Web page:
The Minister of State for Agriculture, Senator Heineken Lokpobiri, has declared that the country’s commercial banks are not ready to fund agriculture any longer in the country.
The minister, who made this known at the inaugural harvest of Tilapia fish farm owned by Premium Aquaculture Limited, Oyan Dam in Abeokuta, Ogun State, noted that it was glaring that commercial banks were not ready to fund agriculture, hence the decision by the FG to recapitalize BoA to facilitate the diversification of the country’s economy to agriculture.
The minister, who commended the growth in fish farming, disclosed that the nation’s fish demand which stood at 3.1 metric tonnes per annum was currently hovering around 1.1 metric tonnes per annum, leaving a deficit of 2.1 metric tones.
He said the government resorted to backward integration and encouraged local fish farmers, to bridge the gap between demand and supply.
“When this administration came on board, the supply was around 800,000 metric tonnes per annum, but due to government policy on fishery by the ministry of agriculture, the country is now doing 1.1 metric tonnes per annum.
“Fish is the cheapest source of protein for Nigerians, the challenge is not only meeting the Nigerians demand, but also that of West Africa. People even come from North Africa to buy fish and grains in Nigeria,” he said.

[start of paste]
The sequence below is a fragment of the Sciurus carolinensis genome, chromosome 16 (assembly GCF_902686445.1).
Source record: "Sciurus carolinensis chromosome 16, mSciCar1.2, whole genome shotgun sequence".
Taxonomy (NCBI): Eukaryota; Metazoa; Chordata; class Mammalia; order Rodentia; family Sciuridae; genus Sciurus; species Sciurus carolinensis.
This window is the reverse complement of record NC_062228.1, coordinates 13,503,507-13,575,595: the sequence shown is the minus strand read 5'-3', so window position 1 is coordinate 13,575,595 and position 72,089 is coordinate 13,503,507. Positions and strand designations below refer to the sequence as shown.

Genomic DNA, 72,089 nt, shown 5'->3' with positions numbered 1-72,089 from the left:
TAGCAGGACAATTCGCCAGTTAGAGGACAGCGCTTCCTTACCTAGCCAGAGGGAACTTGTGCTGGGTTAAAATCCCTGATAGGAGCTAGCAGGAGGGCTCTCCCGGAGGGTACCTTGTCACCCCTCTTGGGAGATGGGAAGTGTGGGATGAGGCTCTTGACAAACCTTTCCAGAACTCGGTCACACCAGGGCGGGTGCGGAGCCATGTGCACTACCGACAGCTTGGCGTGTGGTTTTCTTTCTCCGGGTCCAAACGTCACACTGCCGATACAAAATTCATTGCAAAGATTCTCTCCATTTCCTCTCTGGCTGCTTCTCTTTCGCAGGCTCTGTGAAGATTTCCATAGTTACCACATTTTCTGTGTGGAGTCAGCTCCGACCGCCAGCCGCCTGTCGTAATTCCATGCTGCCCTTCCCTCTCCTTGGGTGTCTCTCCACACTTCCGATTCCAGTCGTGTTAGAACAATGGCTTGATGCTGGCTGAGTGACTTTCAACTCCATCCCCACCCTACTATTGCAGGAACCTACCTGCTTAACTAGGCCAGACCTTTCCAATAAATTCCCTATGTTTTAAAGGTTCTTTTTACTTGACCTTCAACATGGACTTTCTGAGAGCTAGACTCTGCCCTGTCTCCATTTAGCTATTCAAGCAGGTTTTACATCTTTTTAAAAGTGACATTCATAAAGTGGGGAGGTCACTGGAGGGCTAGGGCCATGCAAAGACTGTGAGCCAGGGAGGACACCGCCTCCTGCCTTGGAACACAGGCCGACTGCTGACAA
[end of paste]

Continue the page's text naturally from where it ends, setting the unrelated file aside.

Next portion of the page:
He, however, commended the company and others that have contributed immensely to local fish production, urging Nigerians to embrace agriculture, particularly fish farming as both the rich and the poor needed food to survive.
Former president, Chief Olusegun Obasanjo, who was a guest at the event, emphasized that government should create enabling environment for investors in agriculture to thrive in the country.
Obasanjo, who revealed he had a personal project on zero hunger by 2025, called on the company to encourage out growers, to ease transfer of technology and create employment opportunities for the youth.
The company’s Farm Manager, Mr. Govin Daraju, said the company intended to produce more than 20,000 metric tonnes of fish locally in the next five years.